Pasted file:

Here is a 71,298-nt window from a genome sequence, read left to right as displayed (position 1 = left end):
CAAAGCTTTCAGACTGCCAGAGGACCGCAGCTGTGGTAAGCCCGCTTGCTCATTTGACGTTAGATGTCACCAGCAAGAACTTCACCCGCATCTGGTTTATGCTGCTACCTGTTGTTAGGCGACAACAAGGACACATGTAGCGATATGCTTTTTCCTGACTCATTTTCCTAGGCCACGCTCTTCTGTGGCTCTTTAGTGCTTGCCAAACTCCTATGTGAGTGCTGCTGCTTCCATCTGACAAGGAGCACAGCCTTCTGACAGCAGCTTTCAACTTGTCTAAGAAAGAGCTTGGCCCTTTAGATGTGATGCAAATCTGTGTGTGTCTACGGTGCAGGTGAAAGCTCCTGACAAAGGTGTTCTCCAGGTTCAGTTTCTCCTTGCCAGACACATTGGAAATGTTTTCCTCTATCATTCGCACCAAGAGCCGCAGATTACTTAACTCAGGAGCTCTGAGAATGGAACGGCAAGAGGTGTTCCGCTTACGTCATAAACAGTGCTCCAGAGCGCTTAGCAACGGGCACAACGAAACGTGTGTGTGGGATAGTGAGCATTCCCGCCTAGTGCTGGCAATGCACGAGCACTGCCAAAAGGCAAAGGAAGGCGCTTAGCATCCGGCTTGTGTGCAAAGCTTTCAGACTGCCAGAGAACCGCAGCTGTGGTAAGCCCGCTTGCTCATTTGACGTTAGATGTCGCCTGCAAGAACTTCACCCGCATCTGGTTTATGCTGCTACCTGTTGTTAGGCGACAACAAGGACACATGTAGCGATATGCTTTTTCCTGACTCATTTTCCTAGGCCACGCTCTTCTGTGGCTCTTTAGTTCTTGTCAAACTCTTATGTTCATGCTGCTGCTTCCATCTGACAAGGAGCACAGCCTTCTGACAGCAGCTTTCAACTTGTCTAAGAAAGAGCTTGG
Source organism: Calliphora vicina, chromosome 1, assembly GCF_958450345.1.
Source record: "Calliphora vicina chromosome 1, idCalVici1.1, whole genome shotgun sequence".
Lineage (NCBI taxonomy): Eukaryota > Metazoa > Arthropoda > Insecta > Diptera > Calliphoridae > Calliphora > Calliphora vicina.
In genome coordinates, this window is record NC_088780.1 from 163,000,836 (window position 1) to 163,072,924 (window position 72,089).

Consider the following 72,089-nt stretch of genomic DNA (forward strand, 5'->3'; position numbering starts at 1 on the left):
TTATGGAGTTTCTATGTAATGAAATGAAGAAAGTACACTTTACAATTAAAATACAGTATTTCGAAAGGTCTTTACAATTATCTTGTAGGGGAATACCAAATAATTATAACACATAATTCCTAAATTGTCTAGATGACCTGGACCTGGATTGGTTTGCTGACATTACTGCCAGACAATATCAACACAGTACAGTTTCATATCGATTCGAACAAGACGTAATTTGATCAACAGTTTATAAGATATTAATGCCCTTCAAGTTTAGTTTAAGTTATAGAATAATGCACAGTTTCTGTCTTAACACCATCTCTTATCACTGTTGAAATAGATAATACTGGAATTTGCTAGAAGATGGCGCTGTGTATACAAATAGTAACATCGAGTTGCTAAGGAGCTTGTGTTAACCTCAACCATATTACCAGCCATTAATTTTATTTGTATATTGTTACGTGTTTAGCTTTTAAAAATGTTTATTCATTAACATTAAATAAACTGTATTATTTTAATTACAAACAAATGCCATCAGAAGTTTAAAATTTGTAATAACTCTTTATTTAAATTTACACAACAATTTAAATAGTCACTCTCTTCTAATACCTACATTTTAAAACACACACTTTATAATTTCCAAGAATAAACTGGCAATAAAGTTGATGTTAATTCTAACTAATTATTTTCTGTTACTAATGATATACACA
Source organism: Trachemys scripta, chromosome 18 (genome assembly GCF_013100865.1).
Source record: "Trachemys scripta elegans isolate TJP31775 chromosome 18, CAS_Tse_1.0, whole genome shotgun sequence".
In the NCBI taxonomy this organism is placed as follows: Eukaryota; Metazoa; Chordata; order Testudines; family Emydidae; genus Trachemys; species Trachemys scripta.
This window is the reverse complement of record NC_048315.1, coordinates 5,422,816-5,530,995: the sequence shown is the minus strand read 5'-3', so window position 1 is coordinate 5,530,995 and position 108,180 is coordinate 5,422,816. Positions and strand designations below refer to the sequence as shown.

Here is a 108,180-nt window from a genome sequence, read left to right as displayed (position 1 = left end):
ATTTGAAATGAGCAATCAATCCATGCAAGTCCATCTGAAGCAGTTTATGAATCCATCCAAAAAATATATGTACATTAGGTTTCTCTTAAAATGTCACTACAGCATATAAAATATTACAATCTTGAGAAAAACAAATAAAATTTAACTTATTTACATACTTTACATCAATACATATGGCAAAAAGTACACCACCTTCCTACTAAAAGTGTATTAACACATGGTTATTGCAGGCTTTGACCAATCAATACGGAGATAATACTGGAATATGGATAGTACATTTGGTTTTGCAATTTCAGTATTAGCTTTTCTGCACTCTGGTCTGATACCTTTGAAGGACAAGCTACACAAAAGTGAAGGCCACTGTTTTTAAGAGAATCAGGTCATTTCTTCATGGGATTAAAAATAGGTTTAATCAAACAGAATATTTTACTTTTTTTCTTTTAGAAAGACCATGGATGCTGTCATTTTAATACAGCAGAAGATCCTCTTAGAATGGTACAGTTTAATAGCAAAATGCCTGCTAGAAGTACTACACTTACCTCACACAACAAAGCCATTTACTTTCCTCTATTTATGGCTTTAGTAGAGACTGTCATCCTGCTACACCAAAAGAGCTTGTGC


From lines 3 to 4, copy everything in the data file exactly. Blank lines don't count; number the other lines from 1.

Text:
Source organism: Calliphora vicina, chromosome 1, assembly GCF_958450345.1.
Source record: "Calliphora vicina chromosome 1, idCalVici1.1, whole genome shotgun sequence".